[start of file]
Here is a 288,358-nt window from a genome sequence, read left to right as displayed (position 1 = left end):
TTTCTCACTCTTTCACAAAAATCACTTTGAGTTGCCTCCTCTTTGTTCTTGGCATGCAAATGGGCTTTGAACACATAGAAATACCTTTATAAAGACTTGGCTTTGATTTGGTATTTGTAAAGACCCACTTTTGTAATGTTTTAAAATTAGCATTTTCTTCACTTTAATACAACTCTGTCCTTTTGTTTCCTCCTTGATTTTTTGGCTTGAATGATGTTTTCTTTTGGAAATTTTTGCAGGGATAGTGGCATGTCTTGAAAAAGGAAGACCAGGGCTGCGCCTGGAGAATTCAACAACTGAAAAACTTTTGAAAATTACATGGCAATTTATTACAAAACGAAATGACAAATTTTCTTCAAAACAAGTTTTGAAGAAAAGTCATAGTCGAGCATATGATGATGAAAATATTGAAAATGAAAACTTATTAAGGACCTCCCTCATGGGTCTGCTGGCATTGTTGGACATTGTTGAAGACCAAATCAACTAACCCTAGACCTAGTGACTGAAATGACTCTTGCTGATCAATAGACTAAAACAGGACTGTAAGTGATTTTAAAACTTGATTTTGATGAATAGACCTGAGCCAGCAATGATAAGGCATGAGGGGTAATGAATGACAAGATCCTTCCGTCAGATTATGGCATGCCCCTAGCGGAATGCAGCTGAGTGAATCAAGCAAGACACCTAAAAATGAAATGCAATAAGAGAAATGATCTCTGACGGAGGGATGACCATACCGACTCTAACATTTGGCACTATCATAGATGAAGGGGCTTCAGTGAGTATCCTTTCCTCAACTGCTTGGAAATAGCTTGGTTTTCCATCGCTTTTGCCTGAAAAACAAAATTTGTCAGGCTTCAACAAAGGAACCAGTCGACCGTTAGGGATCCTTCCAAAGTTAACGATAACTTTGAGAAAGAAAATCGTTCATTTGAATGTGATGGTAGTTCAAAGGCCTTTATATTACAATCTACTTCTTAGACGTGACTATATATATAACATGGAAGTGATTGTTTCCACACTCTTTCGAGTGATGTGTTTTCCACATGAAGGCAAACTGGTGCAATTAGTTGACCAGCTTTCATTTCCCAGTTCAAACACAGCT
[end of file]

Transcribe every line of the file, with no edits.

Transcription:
Here is a 288,358-nt window from a genome sequence, read left to right as displayed (position 1 = left end):
TTTCTCACTCTTTCACAAAAATCACTTTGAGTTGCCTCCTCTTTGTTCTTGGCATGCAAATGGGCTTTGAACACATAGAAATACCTTTATAAAGACTTGGCTTTGATTTGGTATTTGTAAAGACCCACTTTTGTAATGTTTTAAAATTAGCATTTTCTTCACTTTAATACAACTCTGTCCTTTTGTTTCCTCCTTGATTTTTTGGCTTGAATGATGTTTTCTTTTGGAAATTTTTGCAGGGATAGTGGCATGTCTTGAAAAAGGAAGACCAGGGCTGCGCCTGGAGAATTCAACAACTGAAAAACTTTTGAAAATTACATGGCAATTTATTACAAAACGAAATGACAAATTTTCTTCAAAACAAGTTTTGAAGAAAAGTCATAGTCGAGCATATGATGATGAAAATATTGAAAATGAAAACTTATTAAGGACCTCCCTCATGGGTCTGCTGGCATTGTTGGACATTGTTGAAGACCAAATCAACTAACCCTAGACCTAGTGACTGAAATGACTCTTGCTGATCAATAGACTAAAACAGGACTGTAAGTGATTTTAAAACTTGATTTTGATGAATAGACCTGAGCCAGCAATGATAAGGCATGAGGGGTAATGAATGACAAGATCCTTCCGTCAGATTATGGCATGCCCCTAGCGGAATGCAGCTGAGTGAATCAAGCAAGACACCTAAAAATGAAATGCAATAAGAGAAATGATCTCTGACGGAGGGATGACCATACCGACTCTAACATTTGGCACTATCATAGATGAAGGGGCTTCAGTGAGTATCCTTTCCTCAACTGCTTGGAAATAGCTTGGTTTTCCATCGCTTTTGCCTGAAAAACAAAATTTGTCAGGCTTCAACAAAGGAACCAGTCGACCGTTAGGGATCCTTCCAAAGTTAACGATAACTTTGAGAAAGAAAATCGTTCATTTGAATGTGATGGTAGTTCAAAGGCCTTTATATTACAATCTACTTCTTAGACGTGACTATATATATAACATGGAAGTGATTGTTTCCACACTCTTTCGAGTGATGTGTTTTCCACATGAAGGCAAACTGGTGCAATTAGTTGACCAGCTTTCATTTCCCAGTTCAAACACAGCT